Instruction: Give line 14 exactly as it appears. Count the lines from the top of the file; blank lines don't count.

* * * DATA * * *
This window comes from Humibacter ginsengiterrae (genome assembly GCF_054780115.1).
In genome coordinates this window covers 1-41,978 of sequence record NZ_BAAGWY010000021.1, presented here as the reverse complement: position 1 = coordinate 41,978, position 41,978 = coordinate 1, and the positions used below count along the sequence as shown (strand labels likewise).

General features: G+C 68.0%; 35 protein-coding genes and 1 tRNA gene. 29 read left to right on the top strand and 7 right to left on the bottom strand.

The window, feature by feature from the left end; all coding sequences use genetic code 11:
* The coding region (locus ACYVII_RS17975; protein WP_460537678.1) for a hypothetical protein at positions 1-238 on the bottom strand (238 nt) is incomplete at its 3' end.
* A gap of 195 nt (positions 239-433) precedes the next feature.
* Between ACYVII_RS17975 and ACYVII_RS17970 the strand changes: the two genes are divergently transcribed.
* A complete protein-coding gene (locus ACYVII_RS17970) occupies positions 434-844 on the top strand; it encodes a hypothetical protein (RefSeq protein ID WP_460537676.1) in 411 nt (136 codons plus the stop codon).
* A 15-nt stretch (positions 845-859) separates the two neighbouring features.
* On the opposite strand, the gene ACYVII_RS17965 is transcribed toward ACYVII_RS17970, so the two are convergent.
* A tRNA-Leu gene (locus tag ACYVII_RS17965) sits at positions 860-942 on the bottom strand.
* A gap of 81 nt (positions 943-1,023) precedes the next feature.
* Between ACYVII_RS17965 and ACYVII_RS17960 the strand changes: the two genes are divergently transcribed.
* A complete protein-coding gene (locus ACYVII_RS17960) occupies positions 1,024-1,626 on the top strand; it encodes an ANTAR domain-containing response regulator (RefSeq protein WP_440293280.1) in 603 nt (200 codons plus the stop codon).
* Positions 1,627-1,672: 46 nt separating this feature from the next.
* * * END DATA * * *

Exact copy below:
* A complete protein-coding gene (locus ACYVII_RS17960) occupies positions 1,024-1,626 on the top strand; it encodes an ANTAR domain-containing response regulator (RefSeq protein WP_440293280.1) in 603 nt (200 codons plus the stop codon).